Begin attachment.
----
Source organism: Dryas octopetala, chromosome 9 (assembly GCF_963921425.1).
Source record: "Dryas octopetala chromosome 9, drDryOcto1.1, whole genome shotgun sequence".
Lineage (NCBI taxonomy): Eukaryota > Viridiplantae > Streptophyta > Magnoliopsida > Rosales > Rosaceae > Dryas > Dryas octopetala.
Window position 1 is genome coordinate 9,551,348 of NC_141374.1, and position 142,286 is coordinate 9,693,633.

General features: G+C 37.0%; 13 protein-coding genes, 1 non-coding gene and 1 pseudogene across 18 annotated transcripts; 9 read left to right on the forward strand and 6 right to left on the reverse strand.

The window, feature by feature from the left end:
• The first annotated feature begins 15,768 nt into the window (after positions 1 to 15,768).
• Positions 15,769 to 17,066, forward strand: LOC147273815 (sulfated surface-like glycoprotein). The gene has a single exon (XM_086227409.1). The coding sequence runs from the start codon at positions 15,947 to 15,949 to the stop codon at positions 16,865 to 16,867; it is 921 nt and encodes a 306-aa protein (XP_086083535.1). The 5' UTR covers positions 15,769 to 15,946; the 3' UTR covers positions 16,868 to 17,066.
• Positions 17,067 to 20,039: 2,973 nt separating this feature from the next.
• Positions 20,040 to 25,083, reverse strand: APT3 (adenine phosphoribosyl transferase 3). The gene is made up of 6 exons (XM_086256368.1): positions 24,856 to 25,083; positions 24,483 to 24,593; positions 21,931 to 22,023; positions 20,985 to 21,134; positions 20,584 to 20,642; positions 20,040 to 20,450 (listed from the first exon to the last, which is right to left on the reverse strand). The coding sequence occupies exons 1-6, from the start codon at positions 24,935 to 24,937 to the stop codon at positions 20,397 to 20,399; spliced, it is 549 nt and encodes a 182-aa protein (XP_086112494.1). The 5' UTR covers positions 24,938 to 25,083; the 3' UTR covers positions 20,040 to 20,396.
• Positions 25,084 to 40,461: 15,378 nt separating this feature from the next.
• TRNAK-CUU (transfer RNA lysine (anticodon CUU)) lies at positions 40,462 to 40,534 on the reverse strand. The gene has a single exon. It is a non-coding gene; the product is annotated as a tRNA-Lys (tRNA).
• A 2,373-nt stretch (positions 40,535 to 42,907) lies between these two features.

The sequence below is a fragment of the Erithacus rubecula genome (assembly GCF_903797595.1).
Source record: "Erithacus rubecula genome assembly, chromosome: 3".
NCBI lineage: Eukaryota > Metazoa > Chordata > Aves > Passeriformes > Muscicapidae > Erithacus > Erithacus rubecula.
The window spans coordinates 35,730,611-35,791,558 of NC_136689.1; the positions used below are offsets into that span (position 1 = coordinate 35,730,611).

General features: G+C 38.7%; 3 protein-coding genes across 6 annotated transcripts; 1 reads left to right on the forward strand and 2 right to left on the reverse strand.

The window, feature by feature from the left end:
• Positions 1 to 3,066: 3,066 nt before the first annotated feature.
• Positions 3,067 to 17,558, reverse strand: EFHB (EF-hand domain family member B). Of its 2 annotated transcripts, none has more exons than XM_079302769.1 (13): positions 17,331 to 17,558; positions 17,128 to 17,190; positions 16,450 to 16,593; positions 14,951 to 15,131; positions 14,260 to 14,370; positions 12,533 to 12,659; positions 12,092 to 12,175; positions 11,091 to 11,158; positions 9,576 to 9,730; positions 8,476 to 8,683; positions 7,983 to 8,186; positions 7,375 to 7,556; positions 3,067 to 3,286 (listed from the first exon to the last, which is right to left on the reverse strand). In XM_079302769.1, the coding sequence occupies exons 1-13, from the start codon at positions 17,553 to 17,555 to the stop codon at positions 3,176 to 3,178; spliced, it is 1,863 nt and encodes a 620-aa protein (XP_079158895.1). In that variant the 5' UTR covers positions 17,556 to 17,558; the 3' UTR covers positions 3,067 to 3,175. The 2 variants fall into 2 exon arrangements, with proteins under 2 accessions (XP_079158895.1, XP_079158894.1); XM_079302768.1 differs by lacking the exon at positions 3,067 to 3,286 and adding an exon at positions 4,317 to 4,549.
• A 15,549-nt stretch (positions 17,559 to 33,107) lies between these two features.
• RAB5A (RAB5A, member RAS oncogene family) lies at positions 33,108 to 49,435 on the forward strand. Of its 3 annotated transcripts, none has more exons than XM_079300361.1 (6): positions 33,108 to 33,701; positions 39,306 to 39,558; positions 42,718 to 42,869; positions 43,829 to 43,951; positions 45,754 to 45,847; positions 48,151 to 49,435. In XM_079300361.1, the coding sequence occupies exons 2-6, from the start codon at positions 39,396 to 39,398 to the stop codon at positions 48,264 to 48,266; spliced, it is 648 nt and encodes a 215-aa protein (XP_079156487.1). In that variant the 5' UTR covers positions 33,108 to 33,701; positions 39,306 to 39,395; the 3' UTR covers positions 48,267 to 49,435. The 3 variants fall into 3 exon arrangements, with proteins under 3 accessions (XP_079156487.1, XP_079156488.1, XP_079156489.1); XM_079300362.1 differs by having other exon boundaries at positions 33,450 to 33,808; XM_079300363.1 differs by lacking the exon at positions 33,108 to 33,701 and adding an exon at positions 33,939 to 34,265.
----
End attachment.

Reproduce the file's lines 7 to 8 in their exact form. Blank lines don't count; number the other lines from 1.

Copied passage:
• The first annotated feature begins 15,768 nt into the window (after positions 1 to 15,768).
• Positions 15,769 to 17,066, forward strand: LOC147273815 (sulfated surface-like glycoprotein). The gene has a single exon (XM_086227409.1). The coding sequence runs from the start codon at positions 15,947 to 15,949 to the stop codon at positions 16,865 to 16,867; it is 921 nt and encodes a 306-aa protein (XP_086083535.1). The 5' UTR covers positions 15,769 to 15,946; the 3' UTR covers positions 16,868 to 17,066.